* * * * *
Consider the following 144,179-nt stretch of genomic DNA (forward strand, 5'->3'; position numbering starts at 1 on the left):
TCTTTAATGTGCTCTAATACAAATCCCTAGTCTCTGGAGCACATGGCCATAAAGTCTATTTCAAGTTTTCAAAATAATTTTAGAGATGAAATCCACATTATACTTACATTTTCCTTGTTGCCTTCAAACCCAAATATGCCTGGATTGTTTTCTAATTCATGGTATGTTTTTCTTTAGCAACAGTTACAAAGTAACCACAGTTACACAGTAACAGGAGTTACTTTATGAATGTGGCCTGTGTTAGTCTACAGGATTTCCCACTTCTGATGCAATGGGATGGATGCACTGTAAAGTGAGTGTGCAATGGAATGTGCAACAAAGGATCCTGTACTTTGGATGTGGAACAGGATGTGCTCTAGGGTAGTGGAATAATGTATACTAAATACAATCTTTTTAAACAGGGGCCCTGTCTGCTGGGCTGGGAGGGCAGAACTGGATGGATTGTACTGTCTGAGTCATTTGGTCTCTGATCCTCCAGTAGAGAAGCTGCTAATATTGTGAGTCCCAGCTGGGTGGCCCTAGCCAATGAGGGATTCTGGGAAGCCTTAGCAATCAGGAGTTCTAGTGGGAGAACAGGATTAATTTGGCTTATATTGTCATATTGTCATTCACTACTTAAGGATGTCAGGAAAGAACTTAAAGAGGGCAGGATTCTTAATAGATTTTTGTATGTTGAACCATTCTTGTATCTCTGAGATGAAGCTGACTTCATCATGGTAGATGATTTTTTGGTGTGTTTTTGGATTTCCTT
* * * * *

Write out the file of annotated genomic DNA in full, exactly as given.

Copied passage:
Consider the following 144,179-nt stretch of genomic DNA (forward strand, 5'->3'; position numbering starts at 1 on the left):
TCTTTAATGTGCTCTAATACAAATCCCTAGTCTCTGGAGCACATGGCCATAAAGTCTATTTCAAGTTTTCAAAATAATTTTAGAGATGAAATCCACATTATACTTACATTTTCCTTGTTGCCTTCAAACCCAAATATGCCTGGATTGTTTTCTAATTCATGGTATGTTTTTCTTTAGCAACAGTTACAAAGTAACCACAGTTACACAGTAACAGGAGTTACTTTATGAATGTGGCCTGTGTTAGTCTACAGGATTTCCCACTTCTGATGCAATGGGATGGATGCACTGTAAAGTGAGTGTGCAATGGAATGTGCAACAAAGGATCCTGTACTTTGGATGTGGAACAGGATGTGCTCTAGGGTAGTGGAATAATGTATACTAAATACAATCTTTTTAAACAGGGGCCCTGTCTGCTGGGCTGGGAGGGCAGAACTGGATGGATTGTACTGTCTGAGTCATTTGGTCTCTGATCCTCCAGTAGAGAAGCTGCTAATATTGTGAGTCCCAGCTGGGTGGCCCTAGCCAATGAGGGATTCTGGGAAGCCTTAGCAATCAGGAGTTCTAGTGGGAGAACAGGATTAATTTGGCTTATATTGTCATATTGTCATTCACTACTTAAGGATGTCAGGAAAGAACTTAAAGAGGGCAGGATTCTTAATAGATTTTTGTATGTTGAACCATTCTTGTATCTCTGAGATGAAGCTGACTTCATCATGGTAGATGATTTTTTGGTGTGTTTTTGGATTTCCTT